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Efforts to improve poultry production

The Kenya  Agricultural and Livestock Research Organization has come up with a superior indigenous chicken breed that will deliver the objective of increasing egg production.

Speaking  during a training of agricultural extension officers from Kakamega and Kisumu counties at Busia Agricultural Training Centre on Friday, the  Director of Non-ruminant Research at KALRO, Steven Mwangi Miano  noted that the demand for eggs and chicken in the country are on the rise.

Mwangi  said the improved chicken will produce between 230 to 250 eggs per year compared to the present case where indigenous hens produce 80 to 100 eggs.

“In order to ensure that the birds are available to farmers, KALRO has produced and distributed day-old chicks worth Sh.95.1 million to farmers since 2016,” Mwangi said.

A section of Agricultural Extension Officers from Kakamega and Kisumu counties undergoing training at Busia Agricultural Training Centre

He added that a total of 950,000 birds have already been distributed to farmers across the country from the Naivasha hatchery.

The Director further said that a new facility will be commissioned in Kakamega to produce 12,000 chicks monthly and another one in Naivasha producing 38,000 chicks per month to increase investment.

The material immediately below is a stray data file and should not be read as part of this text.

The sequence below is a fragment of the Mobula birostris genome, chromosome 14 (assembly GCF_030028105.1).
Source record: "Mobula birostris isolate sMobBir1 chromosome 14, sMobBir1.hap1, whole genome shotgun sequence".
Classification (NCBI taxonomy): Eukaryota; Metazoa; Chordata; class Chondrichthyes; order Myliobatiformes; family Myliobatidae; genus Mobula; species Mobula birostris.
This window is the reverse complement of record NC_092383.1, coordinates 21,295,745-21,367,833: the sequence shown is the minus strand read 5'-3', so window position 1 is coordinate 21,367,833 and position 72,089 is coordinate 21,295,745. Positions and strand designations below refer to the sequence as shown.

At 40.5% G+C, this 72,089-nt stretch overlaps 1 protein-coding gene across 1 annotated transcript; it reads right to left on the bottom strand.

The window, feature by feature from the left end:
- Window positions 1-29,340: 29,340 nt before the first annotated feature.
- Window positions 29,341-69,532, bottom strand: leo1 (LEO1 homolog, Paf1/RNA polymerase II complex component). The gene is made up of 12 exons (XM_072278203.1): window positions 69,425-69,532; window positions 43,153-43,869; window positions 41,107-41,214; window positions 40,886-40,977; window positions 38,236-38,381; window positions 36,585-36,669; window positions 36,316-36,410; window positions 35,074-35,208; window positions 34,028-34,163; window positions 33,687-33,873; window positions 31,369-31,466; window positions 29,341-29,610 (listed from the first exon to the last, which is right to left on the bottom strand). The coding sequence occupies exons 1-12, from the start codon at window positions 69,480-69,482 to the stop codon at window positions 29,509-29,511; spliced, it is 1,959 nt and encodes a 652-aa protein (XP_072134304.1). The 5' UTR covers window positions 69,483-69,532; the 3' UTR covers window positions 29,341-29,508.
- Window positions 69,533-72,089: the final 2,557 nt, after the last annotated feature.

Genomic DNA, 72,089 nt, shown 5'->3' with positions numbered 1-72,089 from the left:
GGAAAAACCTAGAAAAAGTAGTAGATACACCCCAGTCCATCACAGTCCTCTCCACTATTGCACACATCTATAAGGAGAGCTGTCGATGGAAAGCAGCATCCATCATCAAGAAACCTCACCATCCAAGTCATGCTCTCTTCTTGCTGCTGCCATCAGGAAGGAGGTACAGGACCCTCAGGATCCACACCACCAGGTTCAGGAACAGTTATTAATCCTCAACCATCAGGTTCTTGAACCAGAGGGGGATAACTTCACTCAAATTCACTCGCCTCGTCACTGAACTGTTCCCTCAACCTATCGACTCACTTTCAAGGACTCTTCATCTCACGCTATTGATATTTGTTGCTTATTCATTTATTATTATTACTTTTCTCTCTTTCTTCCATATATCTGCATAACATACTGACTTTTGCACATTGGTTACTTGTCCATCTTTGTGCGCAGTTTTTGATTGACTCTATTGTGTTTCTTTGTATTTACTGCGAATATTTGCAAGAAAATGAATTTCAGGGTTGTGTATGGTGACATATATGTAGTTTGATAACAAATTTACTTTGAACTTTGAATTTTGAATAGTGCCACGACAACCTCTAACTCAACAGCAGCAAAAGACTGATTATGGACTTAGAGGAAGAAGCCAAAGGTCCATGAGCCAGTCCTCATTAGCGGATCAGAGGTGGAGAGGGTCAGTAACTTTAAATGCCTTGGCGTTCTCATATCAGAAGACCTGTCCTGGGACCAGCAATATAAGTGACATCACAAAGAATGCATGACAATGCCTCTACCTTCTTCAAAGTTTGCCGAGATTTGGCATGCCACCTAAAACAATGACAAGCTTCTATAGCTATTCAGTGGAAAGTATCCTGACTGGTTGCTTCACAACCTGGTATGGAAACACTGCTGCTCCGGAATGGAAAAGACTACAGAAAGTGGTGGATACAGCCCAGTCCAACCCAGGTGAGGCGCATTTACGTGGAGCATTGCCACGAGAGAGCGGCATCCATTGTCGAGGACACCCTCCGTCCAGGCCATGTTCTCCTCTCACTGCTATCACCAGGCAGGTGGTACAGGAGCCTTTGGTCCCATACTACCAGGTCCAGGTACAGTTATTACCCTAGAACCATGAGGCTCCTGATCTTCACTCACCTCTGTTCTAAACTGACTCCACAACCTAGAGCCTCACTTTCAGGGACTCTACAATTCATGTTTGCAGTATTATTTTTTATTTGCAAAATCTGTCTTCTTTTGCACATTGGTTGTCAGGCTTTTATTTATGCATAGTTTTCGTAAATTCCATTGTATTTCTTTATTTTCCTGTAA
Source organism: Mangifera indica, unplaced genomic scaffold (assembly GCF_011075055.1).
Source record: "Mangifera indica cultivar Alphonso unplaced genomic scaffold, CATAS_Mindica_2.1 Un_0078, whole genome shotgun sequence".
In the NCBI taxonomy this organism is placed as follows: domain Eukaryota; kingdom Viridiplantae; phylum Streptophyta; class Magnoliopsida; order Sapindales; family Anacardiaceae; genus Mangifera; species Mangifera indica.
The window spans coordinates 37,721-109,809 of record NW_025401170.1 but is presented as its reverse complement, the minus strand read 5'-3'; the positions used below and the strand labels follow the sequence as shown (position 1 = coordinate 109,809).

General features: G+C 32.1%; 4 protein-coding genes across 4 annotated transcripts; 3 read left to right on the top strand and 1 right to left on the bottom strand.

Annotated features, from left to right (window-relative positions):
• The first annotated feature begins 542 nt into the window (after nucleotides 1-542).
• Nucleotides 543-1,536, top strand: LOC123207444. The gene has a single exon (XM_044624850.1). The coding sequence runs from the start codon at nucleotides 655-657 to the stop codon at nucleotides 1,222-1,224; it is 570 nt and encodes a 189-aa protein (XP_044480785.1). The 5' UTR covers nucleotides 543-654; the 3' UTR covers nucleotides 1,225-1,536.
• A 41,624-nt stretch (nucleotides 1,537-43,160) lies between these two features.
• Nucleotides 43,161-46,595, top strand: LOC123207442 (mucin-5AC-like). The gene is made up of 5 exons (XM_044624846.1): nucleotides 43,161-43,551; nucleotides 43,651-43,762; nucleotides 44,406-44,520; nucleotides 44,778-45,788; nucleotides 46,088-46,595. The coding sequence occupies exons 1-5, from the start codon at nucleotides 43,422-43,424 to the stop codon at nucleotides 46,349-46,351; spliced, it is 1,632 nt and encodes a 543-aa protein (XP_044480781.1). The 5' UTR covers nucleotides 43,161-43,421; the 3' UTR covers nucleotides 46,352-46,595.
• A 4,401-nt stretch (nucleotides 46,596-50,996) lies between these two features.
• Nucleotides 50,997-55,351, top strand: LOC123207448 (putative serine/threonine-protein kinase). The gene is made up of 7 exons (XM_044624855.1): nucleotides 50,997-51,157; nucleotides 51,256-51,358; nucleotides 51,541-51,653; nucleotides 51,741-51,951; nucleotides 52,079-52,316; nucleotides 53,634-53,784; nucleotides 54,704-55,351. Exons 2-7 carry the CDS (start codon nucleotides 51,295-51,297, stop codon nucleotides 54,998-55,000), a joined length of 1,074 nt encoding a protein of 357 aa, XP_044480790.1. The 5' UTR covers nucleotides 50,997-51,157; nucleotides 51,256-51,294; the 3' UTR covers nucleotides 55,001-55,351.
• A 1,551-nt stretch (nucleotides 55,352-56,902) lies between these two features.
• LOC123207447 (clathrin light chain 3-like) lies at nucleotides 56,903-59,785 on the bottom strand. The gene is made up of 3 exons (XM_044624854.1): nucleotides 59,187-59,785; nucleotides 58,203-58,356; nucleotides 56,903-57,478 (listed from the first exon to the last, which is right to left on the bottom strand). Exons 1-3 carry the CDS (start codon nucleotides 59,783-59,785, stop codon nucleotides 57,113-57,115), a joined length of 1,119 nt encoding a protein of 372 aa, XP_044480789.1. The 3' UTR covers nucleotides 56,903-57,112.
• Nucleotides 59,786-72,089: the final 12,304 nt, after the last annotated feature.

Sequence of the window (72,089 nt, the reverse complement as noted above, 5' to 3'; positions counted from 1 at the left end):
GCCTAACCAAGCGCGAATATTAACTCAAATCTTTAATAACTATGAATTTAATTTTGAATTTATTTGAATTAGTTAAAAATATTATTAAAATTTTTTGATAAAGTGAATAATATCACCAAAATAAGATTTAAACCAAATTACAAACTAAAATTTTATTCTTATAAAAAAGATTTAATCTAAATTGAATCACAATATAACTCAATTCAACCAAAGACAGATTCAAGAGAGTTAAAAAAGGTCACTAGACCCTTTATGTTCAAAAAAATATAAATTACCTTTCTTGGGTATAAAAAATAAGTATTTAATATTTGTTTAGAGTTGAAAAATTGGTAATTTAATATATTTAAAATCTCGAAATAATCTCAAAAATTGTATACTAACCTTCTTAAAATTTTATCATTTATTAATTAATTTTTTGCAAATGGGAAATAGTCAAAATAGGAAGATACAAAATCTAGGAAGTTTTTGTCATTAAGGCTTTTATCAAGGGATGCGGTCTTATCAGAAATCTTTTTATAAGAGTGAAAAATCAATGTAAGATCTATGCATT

Mwangi pointed out that Western Kenya region is renowned for poultry keeping but farmers have not adopted best practices that can help improve productivity.

“We are using technology to improve what we produce so that we stop importing,” Mwangi said, adding that a lot of eggs consumed in Western Kenya come from Uganda.

He further said that the organization will train 400 trainers from Siaya, Kakamega, Bomet, Kericho, Isiolo, Thraka Nithi , Laikipia, Nyandarua, Machakos, Taita Taveta, Wajir, West Pokot, Busia Baringo , Uasin Gishu, Elgeyo Marakwet, Nyeri, Lamu and Kisumu counties.

The Director further said that the organization is also looking for partnerships with groups like the Kenya Climate Smart Agriculture Project to see whether some of the farmers can be trained to start producing eggs, adding that the move will increase the number of chicks and reduce the waiting time.

“The direct beneficiaries of the KSCAP are estimated at about 521,500 households of small holder farmers, agro pastoralists and pastoralists,” he said.

Mwangi at the same time urged county governments to encourage youth to form groups that would produce insect protein to supplement the expensive chicken feed that are not available at times.

“If we produce insect protein then we will remove competition between chicken and human beings,” he said.

Poultry population in the country is estimated at 42 million birds of which, 82 percent are indigenous chicken, 9 percent commercial layers and 7.4 percent broilers.

By Salome Alwanda


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